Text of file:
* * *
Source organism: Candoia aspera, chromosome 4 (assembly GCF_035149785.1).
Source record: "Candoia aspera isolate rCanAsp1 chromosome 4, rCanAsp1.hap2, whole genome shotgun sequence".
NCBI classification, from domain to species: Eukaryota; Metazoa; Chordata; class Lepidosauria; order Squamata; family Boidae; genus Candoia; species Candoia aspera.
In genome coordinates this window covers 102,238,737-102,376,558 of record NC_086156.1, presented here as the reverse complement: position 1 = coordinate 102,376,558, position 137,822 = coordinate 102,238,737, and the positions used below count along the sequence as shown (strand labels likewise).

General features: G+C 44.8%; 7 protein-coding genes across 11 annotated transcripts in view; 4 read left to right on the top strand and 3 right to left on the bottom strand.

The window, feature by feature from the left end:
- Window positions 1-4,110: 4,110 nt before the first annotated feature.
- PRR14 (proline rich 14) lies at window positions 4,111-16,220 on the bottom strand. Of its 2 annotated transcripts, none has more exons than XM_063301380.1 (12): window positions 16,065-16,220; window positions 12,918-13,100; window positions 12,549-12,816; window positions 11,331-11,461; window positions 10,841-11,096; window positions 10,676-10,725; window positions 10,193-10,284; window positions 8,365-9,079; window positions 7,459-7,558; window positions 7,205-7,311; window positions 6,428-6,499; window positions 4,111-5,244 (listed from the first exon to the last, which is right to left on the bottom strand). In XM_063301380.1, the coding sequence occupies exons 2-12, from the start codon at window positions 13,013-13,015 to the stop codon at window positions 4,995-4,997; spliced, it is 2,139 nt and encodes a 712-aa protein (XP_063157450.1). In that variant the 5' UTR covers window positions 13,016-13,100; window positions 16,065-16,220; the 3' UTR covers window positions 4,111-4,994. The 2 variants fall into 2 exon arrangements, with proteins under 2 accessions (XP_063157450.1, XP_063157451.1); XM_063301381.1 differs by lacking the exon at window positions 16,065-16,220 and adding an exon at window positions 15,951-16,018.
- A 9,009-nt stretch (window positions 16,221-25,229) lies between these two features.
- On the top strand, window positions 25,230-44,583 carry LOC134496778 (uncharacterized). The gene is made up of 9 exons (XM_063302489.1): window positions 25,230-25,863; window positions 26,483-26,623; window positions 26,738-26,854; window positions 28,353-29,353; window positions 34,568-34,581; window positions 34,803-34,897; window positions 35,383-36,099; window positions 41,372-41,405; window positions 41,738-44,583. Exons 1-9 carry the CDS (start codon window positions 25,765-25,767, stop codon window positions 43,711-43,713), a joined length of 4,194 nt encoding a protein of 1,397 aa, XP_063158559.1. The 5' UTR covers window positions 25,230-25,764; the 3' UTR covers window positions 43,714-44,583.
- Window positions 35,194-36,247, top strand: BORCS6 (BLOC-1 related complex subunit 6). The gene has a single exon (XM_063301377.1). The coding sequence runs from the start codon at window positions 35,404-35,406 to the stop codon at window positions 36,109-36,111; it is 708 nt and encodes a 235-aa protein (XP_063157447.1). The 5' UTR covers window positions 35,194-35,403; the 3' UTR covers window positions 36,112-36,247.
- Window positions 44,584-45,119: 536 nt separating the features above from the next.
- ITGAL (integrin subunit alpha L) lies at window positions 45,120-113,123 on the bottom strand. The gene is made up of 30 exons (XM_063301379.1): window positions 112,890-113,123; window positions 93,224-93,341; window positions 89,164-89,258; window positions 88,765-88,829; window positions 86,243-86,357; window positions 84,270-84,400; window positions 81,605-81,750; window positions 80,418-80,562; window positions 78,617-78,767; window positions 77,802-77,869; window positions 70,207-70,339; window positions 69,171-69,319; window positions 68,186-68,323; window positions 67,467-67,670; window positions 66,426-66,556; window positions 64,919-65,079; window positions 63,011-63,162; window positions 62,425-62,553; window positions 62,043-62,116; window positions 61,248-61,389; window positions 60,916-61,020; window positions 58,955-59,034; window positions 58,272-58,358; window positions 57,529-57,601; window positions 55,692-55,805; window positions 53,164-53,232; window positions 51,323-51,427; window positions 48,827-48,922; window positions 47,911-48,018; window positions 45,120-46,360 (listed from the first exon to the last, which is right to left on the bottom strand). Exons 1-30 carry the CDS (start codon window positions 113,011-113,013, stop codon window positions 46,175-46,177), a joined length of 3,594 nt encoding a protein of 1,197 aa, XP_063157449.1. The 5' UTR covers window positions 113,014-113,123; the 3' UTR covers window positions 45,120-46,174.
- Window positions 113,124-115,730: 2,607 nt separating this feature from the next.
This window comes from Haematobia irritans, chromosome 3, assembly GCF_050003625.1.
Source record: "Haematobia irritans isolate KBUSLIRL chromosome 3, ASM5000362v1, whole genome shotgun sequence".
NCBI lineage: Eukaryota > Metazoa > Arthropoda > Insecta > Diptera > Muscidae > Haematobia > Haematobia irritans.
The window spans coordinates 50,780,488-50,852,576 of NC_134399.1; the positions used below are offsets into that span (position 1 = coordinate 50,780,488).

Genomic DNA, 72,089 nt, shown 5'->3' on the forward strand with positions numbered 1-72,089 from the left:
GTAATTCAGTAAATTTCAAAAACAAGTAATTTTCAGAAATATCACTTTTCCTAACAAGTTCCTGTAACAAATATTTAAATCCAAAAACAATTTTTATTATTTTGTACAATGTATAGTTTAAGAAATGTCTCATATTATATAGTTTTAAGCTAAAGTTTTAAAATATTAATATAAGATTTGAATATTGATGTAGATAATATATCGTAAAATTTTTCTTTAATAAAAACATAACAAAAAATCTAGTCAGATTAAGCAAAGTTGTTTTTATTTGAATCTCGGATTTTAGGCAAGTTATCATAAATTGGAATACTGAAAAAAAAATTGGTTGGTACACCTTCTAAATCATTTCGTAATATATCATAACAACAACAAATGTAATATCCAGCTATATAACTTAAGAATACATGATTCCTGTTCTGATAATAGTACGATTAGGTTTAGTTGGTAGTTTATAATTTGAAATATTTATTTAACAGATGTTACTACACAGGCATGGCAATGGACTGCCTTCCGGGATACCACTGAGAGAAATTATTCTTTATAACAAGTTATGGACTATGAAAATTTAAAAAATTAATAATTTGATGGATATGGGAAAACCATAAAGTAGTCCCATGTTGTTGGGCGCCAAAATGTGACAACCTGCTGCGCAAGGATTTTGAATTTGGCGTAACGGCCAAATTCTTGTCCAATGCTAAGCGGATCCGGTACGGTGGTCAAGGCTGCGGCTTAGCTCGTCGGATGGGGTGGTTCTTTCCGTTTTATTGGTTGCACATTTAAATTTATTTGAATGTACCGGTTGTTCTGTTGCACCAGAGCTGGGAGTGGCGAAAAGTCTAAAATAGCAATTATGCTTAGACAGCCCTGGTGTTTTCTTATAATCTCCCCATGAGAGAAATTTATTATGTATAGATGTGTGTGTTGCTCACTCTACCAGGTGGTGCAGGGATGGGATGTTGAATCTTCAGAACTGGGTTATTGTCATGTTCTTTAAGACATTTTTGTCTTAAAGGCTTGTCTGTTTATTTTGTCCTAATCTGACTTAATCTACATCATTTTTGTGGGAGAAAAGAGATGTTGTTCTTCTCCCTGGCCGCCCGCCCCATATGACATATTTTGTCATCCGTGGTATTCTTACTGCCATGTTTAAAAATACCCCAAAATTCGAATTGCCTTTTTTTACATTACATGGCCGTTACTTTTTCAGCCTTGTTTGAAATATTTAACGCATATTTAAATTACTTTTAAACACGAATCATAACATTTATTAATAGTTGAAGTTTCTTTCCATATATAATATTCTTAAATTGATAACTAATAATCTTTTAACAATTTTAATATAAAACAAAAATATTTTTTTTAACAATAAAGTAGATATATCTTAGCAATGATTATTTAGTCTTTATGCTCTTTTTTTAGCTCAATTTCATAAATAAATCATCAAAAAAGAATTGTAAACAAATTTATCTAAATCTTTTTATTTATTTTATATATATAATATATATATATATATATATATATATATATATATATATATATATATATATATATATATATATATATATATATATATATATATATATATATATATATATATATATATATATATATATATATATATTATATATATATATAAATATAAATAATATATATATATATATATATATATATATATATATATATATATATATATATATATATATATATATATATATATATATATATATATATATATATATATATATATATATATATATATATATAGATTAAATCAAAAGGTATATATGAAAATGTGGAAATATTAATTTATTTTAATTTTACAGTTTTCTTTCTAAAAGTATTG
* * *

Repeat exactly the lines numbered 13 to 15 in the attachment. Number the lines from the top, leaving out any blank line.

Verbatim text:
- ITGAL (integrin subunit alpha L) lies at window positions 45,120-113,123 on the bottom strand. The gene is made up of 30 exons (XM_063301379.1): window positions 112,890-113,123; window positions 93,224-93,341; window positions 89,164-89,258; window positions 88,765-88,829; window positions 86,243-86,357; window positions 84,270-84,400; window positions 81,605-81,750; window positions 80,418-80,562; window positions 78,617-78,767; window positions 77,802-77,869; window positions 70,207-70,339; window positions 69,171-69,319; window positions 68,186-68,323; window positions 67,467-67,670; window positions 66,426-66,556; window positions 64,919-65,079; window positions 63,011-63,162; window positions 62,425-62,553; window positions 62,043-62,116; window positions 61,248-61,389; window positions 60,916-61,020; window positions 58,955-59,034; window positions 58,272-58,358; window positions 57,529-57,601; window positions 55,692-55,805; window positions 53,164-53,232; window positions 51,323-51,427; window positions 48,827-48,922; window positions 47,911-48,018; window positions 45,120-46,360 (listed from the first exon to the last, which is right to left on the bottom strand). Exons 1-30 carry the CDS (start codon window positions 113,011-113,013, stop codon window positions 46,175-46,177), a joined length of 3,594 nt encoding a protein of 1,197 aa, XP_063157449.1. The 5' UTR covers window positions 113,014-113,123; the 3' UTR covers window positions 45,120-46,174.
- Window positions 113,124-115,730: 2,607 nt separating this feature from the next.
This window comes from Haematobia irritans, chromosome 3, assembly GCF_050003625.1.